When did you first realize you were an artist?
That is an interesting question because I never saw myself as an “artist” until recently. I have always been creative and in High School I was in AP art. I knew I wanted to go to art college in the 10th grade, I loved drawing, painting and creating. But oddly enough I never saw myself as an artist. I was creative and talented but not an artist. That title to me was for the great ones like Picasso and Michelangelo and so forth, the people you learned about in art history. That title went to the people who made history. They were the select few who made it into the fine galleries. I was a graphic designer who was creative and enjoyed to paint. So I would have to say about a year ago I realized I was an artist. Funny now that I think about it, how I put that word on such a high pedestal.
Could you tell us about your work?
My work is very intuitive. When I start painting I have no idea what the final is going to be. I start by making marks and then covering them with more marks and so on. After a while I start seeing shapes and images in the marks and I go from there. Sometimes I have a desire to paint something in particular but I still start with my mark making and layers. I believe those layers are what makes my pieces have so much depth. My work always seems to tell a story about what is going on in my life at the time or showing me what I need to do. It’s my subconscious talking to my conscious mind. That bird/phoenix that you see in just about all of my paintings represents me. Then there is the texture aspect to most of my pieces. I love texture and adding it to my pieces. I love the aspect of texture that makes you want to touch it. Makes you inspect it up close and then you step back and see how it works as a whole.
What artists have influenced your work?
There are artists that I admire like Alexandra Hunter who does amazing abstract paintings, something I would love to do. I love her colors and textures. Jeanne Bassette, especially her figures and she is also amazing with color. Then there is Flora Bowley, who I took an on-line painting course from September of 2013 and her course changed the way I paint, how I look at painting and she is the reason why I think of myself as an artist now. Within that course I met many amazing artists who also influence me.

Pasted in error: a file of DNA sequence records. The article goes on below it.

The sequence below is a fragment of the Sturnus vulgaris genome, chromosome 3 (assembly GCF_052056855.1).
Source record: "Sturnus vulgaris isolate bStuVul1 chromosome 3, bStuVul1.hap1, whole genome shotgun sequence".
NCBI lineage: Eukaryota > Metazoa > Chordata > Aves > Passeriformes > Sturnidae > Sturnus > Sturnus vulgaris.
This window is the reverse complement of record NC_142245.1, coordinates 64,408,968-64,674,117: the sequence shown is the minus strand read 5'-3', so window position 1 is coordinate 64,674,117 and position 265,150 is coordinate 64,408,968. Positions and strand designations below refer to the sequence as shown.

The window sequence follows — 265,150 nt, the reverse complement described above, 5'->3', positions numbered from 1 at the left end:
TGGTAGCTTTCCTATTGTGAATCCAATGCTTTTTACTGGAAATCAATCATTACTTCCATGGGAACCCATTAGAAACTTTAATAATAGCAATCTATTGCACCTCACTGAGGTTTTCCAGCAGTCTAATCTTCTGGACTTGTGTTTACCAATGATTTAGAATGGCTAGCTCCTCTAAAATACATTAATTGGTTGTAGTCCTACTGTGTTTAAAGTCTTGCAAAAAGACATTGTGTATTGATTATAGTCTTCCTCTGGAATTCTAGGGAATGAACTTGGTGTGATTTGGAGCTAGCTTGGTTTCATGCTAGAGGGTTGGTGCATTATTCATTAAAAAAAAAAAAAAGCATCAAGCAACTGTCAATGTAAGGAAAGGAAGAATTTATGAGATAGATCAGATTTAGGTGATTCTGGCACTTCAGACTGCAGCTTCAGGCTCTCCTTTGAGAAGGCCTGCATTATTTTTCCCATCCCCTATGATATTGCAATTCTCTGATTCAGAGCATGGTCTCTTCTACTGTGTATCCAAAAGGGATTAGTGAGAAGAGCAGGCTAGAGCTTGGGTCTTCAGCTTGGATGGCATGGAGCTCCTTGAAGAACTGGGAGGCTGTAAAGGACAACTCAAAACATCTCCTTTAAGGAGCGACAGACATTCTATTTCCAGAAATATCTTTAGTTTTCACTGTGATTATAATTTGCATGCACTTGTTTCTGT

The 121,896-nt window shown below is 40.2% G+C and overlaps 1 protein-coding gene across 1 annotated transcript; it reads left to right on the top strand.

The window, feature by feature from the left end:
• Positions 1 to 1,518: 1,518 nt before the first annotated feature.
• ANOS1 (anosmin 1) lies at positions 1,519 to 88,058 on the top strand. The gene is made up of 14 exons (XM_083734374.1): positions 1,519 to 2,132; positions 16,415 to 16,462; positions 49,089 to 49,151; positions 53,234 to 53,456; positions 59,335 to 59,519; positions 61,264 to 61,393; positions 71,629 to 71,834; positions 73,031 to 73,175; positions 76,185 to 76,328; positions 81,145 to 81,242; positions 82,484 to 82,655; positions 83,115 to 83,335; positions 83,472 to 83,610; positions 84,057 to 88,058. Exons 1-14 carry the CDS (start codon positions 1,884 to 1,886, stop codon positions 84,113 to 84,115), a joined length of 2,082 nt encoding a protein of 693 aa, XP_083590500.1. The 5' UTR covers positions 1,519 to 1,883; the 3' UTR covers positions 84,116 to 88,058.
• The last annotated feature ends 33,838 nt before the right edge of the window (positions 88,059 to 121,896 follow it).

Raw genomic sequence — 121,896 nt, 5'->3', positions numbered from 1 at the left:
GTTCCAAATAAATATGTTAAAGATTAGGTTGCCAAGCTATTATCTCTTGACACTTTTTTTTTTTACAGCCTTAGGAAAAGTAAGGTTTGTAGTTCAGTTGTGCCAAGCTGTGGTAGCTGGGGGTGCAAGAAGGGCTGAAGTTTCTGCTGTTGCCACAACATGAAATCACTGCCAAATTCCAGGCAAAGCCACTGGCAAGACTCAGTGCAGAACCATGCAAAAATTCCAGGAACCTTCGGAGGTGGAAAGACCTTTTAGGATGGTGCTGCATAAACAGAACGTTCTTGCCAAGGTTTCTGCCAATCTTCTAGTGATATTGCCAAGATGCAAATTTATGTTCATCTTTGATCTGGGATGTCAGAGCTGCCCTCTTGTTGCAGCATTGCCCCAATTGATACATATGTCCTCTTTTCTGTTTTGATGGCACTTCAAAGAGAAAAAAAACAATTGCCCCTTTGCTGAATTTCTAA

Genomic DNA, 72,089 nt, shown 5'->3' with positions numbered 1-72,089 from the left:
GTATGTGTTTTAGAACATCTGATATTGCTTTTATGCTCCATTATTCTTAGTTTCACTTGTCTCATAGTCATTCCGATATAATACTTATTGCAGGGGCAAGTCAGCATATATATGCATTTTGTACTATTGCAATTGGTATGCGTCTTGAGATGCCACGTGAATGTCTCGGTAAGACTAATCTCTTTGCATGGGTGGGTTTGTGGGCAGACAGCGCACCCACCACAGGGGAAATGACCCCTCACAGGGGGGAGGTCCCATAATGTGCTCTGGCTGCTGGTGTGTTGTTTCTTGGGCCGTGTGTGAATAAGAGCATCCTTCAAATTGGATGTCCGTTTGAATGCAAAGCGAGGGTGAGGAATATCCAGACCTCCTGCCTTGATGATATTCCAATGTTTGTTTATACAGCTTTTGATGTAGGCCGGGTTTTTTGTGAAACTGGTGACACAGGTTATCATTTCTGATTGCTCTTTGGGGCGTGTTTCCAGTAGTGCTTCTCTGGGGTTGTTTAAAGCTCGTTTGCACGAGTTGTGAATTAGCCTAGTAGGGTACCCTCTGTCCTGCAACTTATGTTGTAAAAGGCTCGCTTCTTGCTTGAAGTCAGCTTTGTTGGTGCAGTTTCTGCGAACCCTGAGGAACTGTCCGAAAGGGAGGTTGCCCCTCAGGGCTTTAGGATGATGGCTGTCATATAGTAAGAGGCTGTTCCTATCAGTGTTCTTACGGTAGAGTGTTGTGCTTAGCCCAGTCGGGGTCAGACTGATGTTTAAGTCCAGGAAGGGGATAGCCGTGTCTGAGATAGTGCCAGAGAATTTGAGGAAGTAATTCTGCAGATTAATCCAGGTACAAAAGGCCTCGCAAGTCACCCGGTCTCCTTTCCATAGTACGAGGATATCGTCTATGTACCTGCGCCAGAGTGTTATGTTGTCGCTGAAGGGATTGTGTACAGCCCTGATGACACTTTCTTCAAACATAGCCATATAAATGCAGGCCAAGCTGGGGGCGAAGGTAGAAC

What is your creative inspiration?
I enjoy going to the botanical gardens here in Atlanta and seeing the variety in color and texture with in nature. This may seem different but I use Facebook as inspiration. Most of my friends on FB are artists, we all post what we are working on at the moment, in progress and finished pieces. So I get to see many different styles of art on a daily basis. We comment and have conversations about the art. I also enjoy going to galleries, especially the co-ops, which are usually filled with local talent and displayed are lots of different styles and mediums.
What other interests do you have besides creating art?
Spending time with my two daughters, reading, being out in nature, learning new things, spending time with friends and traveling.
What advice would you give to a new artist?
Never stop learning. Continue your education, take on-line courses or local classes. Read about other artists and see how they work, what mediums they use and how they use them. I love taking on-line courses, you work at your own pace and it makes you think outside of what you do. You may never use it again or you may incorporate that in your work. It expands your mind, your creativity and keeps those juices flowing.
Could you give some advice about the business side of being an artist?
I wish I could, I am pretty new at this. I am trying to get my work in front of as many people as I can.
Where do you see yourself in 10 years from now?
Painting, creating, teaching and still loving it.
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